Ukiyo-e, (浮世絵), or the “floating world pictures” synonymous with the woodblock prints and paintings of the rising merchant class of Edo period (1603-1867) Japan, include some of Japan’s most recognizable pieces of artwork to this day. Along with kabuki actors, sumo wrestlers, historical/mythological scenes, and landscapes, one of the most popular subject matter choices for ukiyo-e were portraits of beautiful women, also known as bijin-ga.

Despite the passage of time between the end of the Edo period and the modern day, at least one artist still incorporates traditional ukiyo-e elements into her pictures of beautiful women with a subtly modern flair. Get ready to feast your eyes on these exquisite modern-day paintings of kimono-clad beauties by artist Haruyo Morita!

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【TBT】Your favorite Nintendo games as traditional Japanese prints

Ukiyo-e Heroes are a group of artists who work in the medium of tradional Japanese woodblock printing (ukiyo-e), a style most strongly associated with Japanese culture.  This group has turned their facebook page into a virtual gallery displaying their favorite muse: video games.

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Macabre Japanese ukiyo-e reveal gothic side to art of the floating world【Pics】

When you think of Japanese ukiyo-e, or woodblock prints, you probably think of Hokusai’s beautiful landscapes in his Thirty Six Views of Mount Fuji, or the stylized prints of beautiful courtesans in traditional Japanese dress. But there are also many pieces of Japanese art and ukiyo-e from the Edo to the Meiji period (between 1603 and 1912) that represent a more mythical and macabre side of Japan.

The following is a collection of 20 pieces that all contain skulls or skeletons in some form, many of them by renowned and famous artists of the time.

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The Artist’s Daughter: the girl behind Hokusai’s prints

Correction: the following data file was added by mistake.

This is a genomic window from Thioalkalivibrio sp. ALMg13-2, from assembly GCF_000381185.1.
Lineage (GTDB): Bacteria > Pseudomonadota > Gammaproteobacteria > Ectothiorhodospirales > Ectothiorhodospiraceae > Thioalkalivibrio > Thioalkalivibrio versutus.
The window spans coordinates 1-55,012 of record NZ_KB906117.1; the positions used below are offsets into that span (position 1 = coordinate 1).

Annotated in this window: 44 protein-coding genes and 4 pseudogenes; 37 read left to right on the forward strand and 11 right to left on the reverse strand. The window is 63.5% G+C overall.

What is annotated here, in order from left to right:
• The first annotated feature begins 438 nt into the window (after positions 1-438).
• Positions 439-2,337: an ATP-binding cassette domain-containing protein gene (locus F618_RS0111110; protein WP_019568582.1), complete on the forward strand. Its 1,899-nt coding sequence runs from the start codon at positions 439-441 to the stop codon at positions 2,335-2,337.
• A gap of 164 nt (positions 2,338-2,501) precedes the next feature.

Hokusai Katsushika is known throughout the world for his masterpieces such as The Great Wave off Kanagawa, seen on many a dorm wall, and his Thirty-Six Views of Mount Fuji. He is the ‘father’ of Japanese woodblock prints, or ukiyo-e, and can be credited with popularizing the Japanese art form in the West during the 1800s.

But it’s possible that the prolific artist had help from one of his daughters, who was also a talented ukiyo-e artist in her own right. Read on for a look at some of her spectacular pieces.

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Talented artist imagines what Game of Thrones would look like in feudal Japan

Having learned the hard way that some TV series exist simply to keep viewers hanging for years (yes, Lost, I am looking at you), I have to admit that I gave the TV adaptation of Game of Thrones a wide berth for quite some time after it first aired. A few months and the contraction of a very nasty cold later, I found myself in bed with a heap of medication, a DVD box-set and little else to do. By the time I was back on my feet, I was a huge fan of the series (and may have run “Game of Thrones blonde girl” through Google a couple of times) and swallowed, along with the last of the medicine, my usual stubborn pride by telling friends that I was ready to join in their nerdy conversations and even read the books that they had all finished with years ago.

Little did I know, though, that the TV show could be made all the more awesome by recreating some of its more memorable scenes in the style of Japanese ukiyo-e woodblock prints, with all of my favourite characters looking like they reside in feudal Japan rather than Westeros.

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Your Favorite Nintendo Games As You’ve Never Seen Them Before, As Traditional Japanese Prints

Ukiyo-e Heroes are a group of artists who work in the medium of tradional Japanese woodblock printing (ukiyo-e), a style most strongly associated with Japanese culture.  This group has turned their facebook page into a virtual gallery displaying their favorite muse: video games.